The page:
If you are in a certain age demographic, then I agree , don’t put your date of birth, simply because you maybe cut by ATS. But do make every effort to be up to date and current – and say so.

If you are young and trying to demonstrate potential and have very specific achievements which you can highlight with metrics. Say so.

If you freelanced, set up your own business or consulted – say so. That requires very different skills to being a full time employee. What are those skills? Share them.

So on balance, is it really best to deal with any issues up front and early?

I think so.

Can you risk not having a career strategy?

Why strategic personal branding  is vital to career management
At the end of last year ,  I wrote about my experience adapting to a dramatically changing culture  and new methodologies in my own field of executive search and career coaching.    Although the central  theme,   slightly egocentrically,  focused on my own challenges and  frustrations of dealing with the  concept of  high on-line visibility, now a.k.a.  Personal Branding,   there was actually a key, underlying core message . The need for strategic forward thinking and preparation.

What is clear now is that we all need to develop and maintain on an ongoing basis,  a personal brand and career strategy , regardless of our current age or place in our careers.    

Why?  
The recent recession has highlighted  not just unemployment trends, but  shifts in workplace employment and recruitment practises.  Some companies have  been forced by economic circumstances to re – engineer their policies to reduce their salary bills and employment costs, just to stay afloat.   Other organisations have simply used the downturn as an opportunity to introduce workplace  flexibility to  instantly enhance  bottom line results . 

Job loss has slowed down going into 2010, but job creation still lags  behind.  Permanent positions in companies  have been reduced and are unlikely to return to previous levels.  Fringe activities such as outsourcing to low-cost employment areas  and the reduction of  a permanent workforce to what Business Week calls “Perma-temps”  is on the increase and now becoming mainstream . The growth in interim assignments at a senior level  is also rising, attracting not just the early retirees who wanted to do a “spot of  consulting “,   but senior professionals  with  no other source of income.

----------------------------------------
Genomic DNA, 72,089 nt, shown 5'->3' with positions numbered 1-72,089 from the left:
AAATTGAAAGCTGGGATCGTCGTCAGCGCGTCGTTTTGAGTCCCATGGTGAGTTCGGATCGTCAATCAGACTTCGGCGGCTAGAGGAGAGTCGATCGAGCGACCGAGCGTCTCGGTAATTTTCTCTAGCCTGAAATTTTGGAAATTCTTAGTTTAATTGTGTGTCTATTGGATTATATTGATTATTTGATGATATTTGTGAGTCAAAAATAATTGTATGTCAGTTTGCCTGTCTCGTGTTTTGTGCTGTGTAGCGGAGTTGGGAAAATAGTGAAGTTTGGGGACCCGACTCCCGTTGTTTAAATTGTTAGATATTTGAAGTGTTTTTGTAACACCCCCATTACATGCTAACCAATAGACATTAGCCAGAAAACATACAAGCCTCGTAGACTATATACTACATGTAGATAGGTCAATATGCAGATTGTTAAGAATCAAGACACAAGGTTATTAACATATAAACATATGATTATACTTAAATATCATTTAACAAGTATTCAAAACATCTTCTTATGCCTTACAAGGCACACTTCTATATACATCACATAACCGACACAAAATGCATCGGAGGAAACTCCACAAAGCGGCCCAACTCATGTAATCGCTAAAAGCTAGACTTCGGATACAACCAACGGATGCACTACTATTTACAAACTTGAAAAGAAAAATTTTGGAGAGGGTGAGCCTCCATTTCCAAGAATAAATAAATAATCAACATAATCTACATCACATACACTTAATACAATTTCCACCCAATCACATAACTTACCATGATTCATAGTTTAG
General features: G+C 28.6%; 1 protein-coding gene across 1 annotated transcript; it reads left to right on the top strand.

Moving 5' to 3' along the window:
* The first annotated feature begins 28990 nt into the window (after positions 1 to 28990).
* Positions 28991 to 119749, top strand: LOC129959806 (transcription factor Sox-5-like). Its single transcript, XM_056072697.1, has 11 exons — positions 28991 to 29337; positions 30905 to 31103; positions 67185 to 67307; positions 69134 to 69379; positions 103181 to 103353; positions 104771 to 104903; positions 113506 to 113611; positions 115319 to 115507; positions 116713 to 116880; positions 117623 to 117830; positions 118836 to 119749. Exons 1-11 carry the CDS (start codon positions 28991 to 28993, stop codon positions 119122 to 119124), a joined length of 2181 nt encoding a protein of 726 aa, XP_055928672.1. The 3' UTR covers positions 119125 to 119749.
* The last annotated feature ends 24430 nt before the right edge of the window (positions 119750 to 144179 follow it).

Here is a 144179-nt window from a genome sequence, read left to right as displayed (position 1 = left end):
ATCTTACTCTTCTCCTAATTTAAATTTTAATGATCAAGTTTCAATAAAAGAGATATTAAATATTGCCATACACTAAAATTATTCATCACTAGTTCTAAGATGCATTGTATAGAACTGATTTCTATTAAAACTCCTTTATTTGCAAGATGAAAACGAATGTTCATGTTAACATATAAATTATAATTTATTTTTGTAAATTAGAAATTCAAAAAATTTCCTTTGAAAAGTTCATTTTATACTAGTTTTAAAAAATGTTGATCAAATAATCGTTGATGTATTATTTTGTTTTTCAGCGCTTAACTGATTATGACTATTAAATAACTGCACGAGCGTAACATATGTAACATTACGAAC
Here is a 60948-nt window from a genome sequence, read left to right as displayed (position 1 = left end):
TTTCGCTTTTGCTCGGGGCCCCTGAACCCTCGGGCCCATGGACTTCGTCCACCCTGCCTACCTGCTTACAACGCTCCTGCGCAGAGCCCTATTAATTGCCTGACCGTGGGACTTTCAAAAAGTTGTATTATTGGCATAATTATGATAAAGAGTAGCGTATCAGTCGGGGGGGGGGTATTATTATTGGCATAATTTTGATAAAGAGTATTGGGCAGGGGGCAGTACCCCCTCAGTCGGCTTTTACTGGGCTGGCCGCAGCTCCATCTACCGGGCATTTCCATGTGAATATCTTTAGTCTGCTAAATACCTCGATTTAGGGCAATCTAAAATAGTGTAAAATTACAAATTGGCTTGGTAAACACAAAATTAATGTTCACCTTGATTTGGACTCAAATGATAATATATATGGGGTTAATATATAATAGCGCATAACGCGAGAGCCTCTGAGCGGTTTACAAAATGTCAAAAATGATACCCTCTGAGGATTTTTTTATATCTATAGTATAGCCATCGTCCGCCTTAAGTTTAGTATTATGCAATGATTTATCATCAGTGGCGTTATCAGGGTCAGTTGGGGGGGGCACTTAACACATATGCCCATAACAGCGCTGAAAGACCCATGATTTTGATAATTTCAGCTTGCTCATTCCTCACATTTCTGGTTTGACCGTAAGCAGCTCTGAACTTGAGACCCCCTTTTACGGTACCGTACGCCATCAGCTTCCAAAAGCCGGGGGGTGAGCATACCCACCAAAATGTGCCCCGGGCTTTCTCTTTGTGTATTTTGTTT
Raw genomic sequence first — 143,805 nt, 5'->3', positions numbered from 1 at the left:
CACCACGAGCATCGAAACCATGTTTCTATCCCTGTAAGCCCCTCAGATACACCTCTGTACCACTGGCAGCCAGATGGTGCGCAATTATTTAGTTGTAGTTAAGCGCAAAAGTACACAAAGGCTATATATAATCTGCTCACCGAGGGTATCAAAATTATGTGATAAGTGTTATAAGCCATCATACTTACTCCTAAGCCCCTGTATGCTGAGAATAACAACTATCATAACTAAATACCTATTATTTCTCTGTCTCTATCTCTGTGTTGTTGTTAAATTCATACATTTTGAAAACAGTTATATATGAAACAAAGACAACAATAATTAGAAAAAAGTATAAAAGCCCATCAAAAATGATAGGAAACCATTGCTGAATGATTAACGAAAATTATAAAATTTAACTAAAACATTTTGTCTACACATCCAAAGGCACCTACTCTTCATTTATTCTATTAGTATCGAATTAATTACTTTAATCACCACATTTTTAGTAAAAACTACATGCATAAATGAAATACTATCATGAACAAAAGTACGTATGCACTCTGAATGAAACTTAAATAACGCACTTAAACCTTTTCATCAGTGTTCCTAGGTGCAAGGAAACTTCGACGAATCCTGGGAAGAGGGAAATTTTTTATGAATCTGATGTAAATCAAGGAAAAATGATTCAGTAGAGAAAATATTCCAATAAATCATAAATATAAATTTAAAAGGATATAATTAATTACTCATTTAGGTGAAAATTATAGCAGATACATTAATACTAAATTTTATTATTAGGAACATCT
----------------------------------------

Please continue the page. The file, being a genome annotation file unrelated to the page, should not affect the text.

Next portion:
In 2009,  according to the UK Office for National Statistics  there was a 31.5% rise  in unemployment for people over 50 ,  so at this age , there is a one in six chance of being out of work,  compared to Gen X  where  the  unemployment rate increased by  21.6 % .   However, even  if you do have a job  David Autor of MIT , suggests that the chances of  older,  more highly educated professionals  being employed in  lower skill level positions has  also  increased.  At the  other end of the spectrum, Gen Y struggle to get even unpaid internships.  Their unemployment figures have hit 18%   with predictions  that they will not be fully integrated into the workforce until 2014 with all that implies.

This means that competition for permanent positions in strong, stable organisations will  continue to be fierce, long after the recession is officially over.  At all levels.  The need to raise our visibility and generate a personal brand as part of a  planned career strategy will be more important than ever.    

Be strategic
Brian Tracy  suggested ‘ Invest three percent of your income in yourself (self-development) in order to guarantee your future ”  The reality is that most people don’t do that in terms of their career.  They might take golf lessons or learn to paint,  but  the average person probably spends more time planning an annual vacation  and invests more money maintaining  their  cars, than  planning their careers.  So because they are unprepared,   any crisis ( redundancy, firing , lay-offs, promotion disappointments)   produces a flurry of activity,  not  specific or focused , but usually frantic  and urgent.  Deadlines  become short-term, limited to weeks or months, rather than anything longer term.  CVs are dispatched and uploaded, networks contacted, headhunters emailed  and sometimes  in extremis,  even career coaches sought out.  We would never think of taking off  on a  road  trip in  an  un-maintained car ( at least not once out of college),  yet we constantly look for jobs with un- maintained careers and wonder why there are difficulties!  

Avoid brand prostitution
 @TomYHowe:    suggested in response to my post “I think therefore I exist…Wrong , think again”   that on going brand management  could lead to   “Life as sales”     and he is indeed correct ,  if not  applied strategically.  There’s no reason why it should involve on- line soul selling and become brand prostitution. That would come dangerously close to some of the publicity stunts  I mentioned required to market celebrity scent.  

Return on Relationships